Gadamer's reaffirmation of hermeneutics as focused on texts takes another turn in Paul Ricoeur's attempt to mediate "conflicting" interpretations, which occur across multiple fields of science and literature, theology and psychoanalysis. Appealing to such thinkers as Marx, Nietzsche, and Freud, Ricouer identifies a "hermeneutics of suspicion," which is inherently self-critical. The self-critical character of interpretation honors truth, not by trying to monopolize it on ontological grounds, but by allowing for a "plurality" of interpretations that must always be open to revision (71). Ricoeur reaffirms Heidegger only to the extent that ontology still requires hermeneutics, that is, insofar as the emphasis is always on the "meaning of being" (Sinn von Sein), rather than on being as an ideational concept (71).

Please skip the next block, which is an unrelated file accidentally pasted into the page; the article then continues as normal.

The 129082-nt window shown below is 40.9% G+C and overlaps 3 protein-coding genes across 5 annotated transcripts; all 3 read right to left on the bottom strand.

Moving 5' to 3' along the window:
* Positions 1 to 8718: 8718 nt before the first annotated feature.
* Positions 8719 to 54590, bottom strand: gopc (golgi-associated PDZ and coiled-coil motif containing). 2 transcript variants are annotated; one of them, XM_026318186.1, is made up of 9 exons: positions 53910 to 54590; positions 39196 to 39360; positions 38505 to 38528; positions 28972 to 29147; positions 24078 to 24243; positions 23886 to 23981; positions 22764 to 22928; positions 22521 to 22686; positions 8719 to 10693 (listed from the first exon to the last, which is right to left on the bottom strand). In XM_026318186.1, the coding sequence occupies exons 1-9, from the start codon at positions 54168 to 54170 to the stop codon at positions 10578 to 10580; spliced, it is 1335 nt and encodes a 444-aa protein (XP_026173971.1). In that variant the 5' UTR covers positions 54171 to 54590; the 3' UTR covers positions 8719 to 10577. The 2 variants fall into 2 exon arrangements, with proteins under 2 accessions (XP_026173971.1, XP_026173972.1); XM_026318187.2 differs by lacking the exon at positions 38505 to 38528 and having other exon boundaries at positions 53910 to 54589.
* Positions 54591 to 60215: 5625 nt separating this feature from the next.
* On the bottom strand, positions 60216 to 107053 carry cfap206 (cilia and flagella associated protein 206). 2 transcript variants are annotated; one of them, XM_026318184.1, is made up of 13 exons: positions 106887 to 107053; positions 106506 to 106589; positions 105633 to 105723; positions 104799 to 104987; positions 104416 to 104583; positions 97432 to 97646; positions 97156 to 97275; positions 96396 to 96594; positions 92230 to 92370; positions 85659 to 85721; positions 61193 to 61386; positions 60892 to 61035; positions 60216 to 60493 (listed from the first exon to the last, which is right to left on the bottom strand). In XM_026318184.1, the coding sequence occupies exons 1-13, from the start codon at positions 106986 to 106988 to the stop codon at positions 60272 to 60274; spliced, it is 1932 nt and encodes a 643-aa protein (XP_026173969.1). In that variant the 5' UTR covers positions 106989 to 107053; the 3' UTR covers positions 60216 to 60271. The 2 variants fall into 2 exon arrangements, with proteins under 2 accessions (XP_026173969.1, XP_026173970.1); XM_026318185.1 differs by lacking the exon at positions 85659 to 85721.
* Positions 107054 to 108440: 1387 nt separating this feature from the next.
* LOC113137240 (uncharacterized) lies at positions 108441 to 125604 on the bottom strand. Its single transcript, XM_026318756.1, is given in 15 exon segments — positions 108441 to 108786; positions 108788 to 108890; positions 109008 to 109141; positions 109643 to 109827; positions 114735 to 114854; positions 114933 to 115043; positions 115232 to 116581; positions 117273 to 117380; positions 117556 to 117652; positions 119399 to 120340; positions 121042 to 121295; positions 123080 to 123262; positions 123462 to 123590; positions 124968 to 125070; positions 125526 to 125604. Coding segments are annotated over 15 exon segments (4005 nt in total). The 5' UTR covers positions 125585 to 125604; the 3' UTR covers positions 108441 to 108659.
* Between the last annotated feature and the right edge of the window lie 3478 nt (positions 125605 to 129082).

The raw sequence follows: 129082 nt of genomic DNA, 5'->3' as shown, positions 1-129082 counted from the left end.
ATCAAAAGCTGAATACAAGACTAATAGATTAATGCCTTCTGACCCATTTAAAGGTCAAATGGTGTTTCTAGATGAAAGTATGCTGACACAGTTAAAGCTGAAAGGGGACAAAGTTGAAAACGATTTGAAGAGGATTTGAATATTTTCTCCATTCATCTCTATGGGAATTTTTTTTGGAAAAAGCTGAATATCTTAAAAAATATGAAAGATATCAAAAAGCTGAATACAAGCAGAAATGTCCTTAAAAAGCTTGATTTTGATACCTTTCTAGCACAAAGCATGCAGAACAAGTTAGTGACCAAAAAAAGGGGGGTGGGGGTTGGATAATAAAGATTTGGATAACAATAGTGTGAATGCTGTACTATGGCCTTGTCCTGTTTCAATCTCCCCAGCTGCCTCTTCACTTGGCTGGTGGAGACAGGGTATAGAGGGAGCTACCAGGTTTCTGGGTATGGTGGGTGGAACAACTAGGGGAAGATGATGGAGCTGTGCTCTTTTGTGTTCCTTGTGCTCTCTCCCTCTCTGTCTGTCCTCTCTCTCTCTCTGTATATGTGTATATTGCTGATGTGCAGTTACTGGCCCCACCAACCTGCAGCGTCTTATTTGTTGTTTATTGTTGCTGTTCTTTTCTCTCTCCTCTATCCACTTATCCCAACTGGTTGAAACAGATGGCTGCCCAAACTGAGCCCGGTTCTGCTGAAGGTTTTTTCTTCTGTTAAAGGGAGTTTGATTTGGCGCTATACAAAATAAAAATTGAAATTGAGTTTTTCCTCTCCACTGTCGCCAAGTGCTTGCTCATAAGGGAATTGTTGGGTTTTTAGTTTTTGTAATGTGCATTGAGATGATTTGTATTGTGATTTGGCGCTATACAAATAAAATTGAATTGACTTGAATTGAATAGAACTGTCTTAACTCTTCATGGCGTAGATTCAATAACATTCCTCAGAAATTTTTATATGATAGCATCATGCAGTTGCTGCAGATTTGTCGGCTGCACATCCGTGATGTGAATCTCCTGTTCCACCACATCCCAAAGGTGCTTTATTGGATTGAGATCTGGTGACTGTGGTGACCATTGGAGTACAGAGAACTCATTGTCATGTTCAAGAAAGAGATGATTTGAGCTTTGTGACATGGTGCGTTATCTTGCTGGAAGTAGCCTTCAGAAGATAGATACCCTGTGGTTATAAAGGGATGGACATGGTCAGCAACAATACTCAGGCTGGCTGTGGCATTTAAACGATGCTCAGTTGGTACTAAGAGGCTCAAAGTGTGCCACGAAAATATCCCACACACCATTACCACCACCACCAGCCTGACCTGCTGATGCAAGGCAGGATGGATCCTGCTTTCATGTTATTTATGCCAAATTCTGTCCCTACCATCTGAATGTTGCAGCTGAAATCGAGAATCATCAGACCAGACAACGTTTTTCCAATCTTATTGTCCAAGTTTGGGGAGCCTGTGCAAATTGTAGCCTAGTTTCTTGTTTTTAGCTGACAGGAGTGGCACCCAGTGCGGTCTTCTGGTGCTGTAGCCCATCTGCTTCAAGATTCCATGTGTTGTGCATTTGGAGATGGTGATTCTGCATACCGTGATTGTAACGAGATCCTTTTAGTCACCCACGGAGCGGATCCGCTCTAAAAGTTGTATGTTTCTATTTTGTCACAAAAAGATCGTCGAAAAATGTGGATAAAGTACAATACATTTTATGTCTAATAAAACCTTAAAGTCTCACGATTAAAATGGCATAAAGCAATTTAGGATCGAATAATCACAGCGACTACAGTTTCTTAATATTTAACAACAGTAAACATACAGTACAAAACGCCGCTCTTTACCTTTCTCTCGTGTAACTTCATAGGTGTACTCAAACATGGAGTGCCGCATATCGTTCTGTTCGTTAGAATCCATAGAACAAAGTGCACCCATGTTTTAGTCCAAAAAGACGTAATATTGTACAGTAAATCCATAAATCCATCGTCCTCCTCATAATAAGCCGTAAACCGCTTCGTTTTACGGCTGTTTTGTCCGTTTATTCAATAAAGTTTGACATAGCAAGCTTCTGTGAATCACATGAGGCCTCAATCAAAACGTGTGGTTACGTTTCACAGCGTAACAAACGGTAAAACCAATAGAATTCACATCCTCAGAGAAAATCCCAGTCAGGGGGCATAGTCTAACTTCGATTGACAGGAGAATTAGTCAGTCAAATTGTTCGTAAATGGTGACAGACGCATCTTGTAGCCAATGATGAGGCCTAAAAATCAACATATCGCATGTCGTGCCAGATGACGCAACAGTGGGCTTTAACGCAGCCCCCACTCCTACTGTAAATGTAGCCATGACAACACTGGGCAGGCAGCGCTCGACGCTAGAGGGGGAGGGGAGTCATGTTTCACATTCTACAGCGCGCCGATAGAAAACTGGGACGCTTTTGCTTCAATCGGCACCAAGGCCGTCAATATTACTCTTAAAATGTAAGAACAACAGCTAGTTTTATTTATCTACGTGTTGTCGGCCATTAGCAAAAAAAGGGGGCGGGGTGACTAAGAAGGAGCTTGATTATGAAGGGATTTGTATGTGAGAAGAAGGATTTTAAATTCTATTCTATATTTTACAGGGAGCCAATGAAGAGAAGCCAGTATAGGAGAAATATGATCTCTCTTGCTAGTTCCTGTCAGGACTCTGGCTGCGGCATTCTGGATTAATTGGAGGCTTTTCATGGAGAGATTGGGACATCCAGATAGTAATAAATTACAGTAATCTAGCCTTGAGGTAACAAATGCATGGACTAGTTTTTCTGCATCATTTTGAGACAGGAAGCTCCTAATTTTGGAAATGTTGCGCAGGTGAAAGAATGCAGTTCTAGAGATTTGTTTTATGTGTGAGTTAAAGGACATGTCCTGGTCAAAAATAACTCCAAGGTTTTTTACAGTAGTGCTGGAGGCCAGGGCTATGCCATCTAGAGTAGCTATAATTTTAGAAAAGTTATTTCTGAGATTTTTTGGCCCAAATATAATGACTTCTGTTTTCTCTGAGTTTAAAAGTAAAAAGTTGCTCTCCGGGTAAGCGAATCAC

Despite the German roots of both phenomenology and hermeneutics (as well as their marriage), we must also acknowledge the evolution that occurs in such French thinkers as Merleau-Ponty, as well as Ricoeur. John Arthos addresses this development in his essay, "Ricouer's Unrecognized Debt to Merleau-Ponty." On the surface, Ricoeur's diversification of hermeneutics on different fronts seems to bypass the phenomenological focus of the problem of embodiment that defines Merleau-Ponty's thought. Yet, as Arthos argues, Ricoeur's emphasis on "meaning" and its inscriptions in various discourse, e.g., from theology to psychoanalysis, must still be anchored in the pulse of emotion, feeling, and exposure of the "flesh" that characterizes the overall pathos of human condition. This connection becomes evident as far back as Ricoeur's famous declaration in Fallible Man that the human being "is the joy of the 'yes' in the sadness of the finite." As Arthos states: "Then there is the shared attitude that I have called pathos. . . . Between action and passion, production and reception, we are creatures of the in-between, shuttling back and forth endlessly" (119).